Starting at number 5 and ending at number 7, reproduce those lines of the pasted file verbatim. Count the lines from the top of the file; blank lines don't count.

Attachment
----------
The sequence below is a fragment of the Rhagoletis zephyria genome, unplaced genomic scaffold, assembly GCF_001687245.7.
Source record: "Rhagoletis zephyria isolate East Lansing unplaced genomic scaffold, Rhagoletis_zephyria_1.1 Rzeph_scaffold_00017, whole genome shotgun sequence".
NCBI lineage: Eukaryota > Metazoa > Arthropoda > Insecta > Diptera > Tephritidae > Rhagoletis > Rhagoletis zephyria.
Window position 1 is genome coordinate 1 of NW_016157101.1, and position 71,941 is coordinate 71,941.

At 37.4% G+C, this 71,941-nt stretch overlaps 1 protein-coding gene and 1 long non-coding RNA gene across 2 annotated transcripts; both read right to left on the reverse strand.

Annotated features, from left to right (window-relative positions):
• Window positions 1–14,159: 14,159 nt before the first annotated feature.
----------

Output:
At 37.4% G+C, this 71,941-nt stretch overlaps 1 protein-coding gene and 1 long non-coding RNA gene across 2 annotated transcripts; both read right to left on the reverse strand.

Annotated features, from left to right (window-relative positions):
• Window positions 1–14,159: 14,159 nt before the first annotated feature.